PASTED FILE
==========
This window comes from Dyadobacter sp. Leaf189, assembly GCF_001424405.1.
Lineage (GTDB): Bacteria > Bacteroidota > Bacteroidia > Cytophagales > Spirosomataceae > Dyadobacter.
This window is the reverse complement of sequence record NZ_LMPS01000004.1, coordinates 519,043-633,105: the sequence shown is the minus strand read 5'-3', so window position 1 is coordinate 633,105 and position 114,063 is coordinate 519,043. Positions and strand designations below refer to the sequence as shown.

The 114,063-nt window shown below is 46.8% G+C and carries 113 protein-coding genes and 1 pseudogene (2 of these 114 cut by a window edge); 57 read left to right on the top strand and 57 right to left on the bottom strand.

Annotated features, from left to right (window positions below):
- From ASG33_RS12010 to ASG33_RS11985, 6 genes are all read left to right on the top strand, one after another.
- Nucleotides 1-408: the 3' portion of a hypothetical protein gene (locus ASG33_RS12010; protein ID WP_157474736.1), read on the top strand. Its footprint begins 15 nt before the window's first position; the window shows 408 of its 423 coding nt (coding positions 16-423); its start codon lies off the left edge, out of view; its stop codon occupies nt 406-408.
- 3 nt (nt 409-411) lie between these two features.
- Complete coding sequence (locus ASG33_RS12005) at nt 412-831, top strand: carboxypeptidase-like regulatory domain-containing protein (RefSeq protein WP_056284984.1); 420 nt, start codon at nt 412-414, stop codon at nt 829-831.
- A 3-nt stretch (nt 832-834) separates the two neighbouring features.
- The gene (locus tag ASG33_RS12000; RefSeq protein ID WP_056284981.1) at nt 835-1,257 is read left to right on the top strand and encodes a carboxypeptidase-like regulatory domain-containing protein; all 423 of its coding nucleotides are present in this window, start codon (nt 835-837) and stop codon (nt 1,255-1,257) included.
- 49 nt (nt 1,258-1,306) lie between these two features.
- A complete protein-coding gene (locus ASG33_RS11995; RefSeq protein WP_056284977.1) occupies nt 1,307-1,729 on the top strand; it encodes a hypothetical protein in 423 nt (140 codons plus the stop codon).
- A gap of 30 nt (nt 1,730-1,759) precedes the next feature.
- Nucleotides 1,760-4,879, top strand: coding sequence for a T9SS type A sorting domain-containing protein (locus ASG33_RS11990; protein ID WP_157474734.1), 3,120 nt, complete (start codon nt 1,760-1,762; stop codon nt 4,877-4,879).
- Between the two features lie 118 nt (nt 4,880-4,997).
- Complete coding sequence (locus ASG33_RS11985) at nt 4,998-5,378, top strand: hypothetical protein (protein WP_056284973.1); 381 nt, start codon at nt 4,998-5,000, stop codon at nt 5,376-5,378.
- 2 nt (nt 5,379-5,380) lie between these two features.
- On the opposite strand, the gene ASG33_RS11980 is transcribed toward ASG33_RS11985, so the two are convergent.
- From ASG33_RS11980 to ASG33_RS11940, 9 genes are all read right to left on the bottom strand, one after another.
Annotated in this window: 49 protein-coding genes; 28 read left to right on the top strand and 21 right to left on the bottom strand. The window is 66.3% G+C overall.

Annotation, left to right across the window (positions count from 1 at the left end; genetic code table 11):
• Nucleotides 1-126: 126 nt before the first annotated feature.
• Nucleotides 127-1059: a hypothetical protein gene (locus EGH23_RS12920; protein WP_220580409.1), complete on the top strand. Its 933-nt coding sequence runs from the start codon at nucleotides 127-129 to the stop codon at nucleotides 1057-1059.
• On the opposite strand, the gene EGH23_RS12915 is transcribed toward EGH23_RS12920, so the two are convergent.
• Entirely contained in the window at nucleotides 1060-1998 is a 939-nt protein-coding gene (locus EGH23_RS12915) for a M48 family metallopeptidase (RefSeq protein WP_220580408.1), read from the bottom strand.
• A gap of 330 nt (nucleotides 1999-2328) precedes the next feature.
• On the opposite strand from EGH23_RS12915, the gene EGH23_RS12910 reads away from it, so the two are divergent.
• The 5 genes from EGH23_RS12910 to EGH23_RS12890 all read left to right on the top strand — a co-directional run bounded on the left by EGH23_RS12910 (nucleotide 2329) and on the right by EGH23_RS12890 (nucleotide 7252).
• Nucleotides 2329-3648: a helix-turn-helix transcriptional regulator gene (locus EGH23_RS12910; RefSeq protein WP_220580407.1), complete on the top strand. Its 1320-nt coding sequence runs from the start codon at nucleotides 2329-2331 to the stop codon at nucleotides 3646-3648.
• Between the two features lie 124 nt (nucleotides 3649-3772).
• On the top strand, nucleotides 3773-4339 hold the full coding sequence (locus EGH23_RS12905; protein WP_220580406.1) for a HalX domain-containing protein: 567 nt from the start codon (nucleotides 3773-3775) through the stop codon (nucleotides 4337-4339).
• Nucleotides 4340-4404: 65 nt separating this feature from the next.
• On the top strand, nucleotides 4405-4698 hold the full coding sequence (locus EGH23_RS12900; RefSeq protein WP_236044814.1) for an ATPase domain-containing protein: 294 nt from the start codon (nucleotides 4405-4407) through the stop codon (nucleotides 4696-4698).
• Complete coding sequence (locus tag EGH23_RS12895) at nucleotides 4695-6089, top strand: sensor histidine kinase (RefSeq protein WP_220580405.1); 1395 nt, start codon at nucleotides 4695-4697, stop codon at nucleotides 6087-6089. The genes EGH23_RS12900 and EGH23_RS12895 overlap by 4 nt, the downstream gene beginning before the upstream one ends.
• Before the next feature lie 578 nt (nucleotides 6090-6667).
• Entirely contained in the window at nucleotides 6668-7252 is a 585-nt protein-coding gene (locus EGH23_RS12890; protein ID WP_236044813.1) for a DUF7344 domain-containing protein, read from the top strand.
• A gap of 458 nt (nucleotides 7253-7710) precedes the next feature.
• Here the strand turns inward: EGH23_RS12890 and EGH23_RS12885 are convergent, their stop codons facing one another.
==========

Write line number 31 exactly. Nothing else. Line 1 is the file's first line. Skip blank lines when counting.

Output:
• Between the two features lie 124 nt (nucleotides 3649-3772).